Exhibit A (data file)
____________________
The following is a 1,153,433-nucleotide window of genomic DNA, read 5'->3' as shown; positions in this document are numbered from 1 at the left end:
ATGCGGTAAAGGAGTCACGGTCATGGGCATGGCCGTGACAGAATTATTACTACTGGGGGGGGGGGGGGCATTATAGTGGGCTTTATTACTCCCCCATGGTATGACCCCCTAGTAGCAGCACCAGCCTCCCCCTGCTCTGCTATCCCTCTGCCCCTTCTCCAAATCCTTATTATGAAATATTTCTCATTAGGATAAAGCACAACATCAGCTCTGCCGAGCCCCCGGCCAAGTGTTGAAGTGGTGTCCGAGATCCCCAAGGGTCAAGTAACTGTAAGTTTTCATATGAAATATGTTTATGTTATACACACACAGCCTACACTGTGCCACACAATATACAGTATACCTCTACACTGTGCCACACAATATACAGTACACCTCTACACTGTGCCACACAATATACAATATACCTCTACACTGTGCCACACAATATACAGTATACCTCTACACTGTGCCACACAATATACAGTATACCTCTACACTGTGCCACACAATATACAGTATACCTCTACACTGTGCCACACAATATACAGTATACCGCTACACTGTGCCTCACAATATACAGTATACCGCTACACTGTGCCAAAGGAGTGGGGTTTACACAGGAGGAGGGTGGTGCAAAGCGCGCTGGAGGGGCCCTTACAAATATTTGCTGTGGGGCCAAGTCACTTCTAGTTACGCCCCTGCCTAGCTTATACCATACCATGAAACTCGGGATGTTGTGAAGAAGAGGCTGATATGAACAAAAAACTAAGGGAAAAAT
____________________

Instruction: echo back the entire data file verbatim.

The following is a 1,153,433-nucleotide window of genomic DNA, read 5'->3' as shown; positions in this document are numbered from 1 at the left end:
ATGCGGTAAAGGAGTCACGGTCATGGGCATGGCCGTGACAGAATTATTACTACTGGGGGGGGGGGGGGCATTATAGTGGGCTTTATTACTCCCCCATGGTATGACCCCCTAGTAGCAGCACCAGCCTCCCCCTGCTCTGCTATCCCTCTGCCCCTTCTCCAAATCCTTATTATGAAATATTTCTCATTAGGATAAAGCACAACATCAGCTCTGCCGAGCCCCCGGCCAAGTGTTGAAGTGGTGTCCGAGATCCCCAAGGGTCAAGTAACTGTAAGTTTTCATATGAAATATGTTTATGTTATACACACACAGCCTACACTGTGCCACACAATATACAGTATACCTCTACACTGTGCCACACAATATACAGTACACCTCTACACTGTGCCACACAATATACAATATACCTCTACACTGTGCCACACAATATACAGTATACCTCTACACTGTGCCACACAATATACAGTATACCTCTACACTGTGCCACACAATATACAGTATACCTCTACACTGTGCCACACAATATACAGTATACCGCTACACTGTGCCTCACAATATACAGTATACCGCTACACTGTGCCAAAGGAGTGGGGTTTACACAGGAGGAGGGTGGTGCAAAGCGCGCTGGAGGGGCCCTTACAAATATTTGCTGTGGGGCCAAGTCACTTCTAGTTACGCCCCTGCCTAGCTTATACCATACCATGAAACTCGGGATGTTGTGAAGAAGAGGCTGATATGAACAAAAAACTAAGGGAAAAAT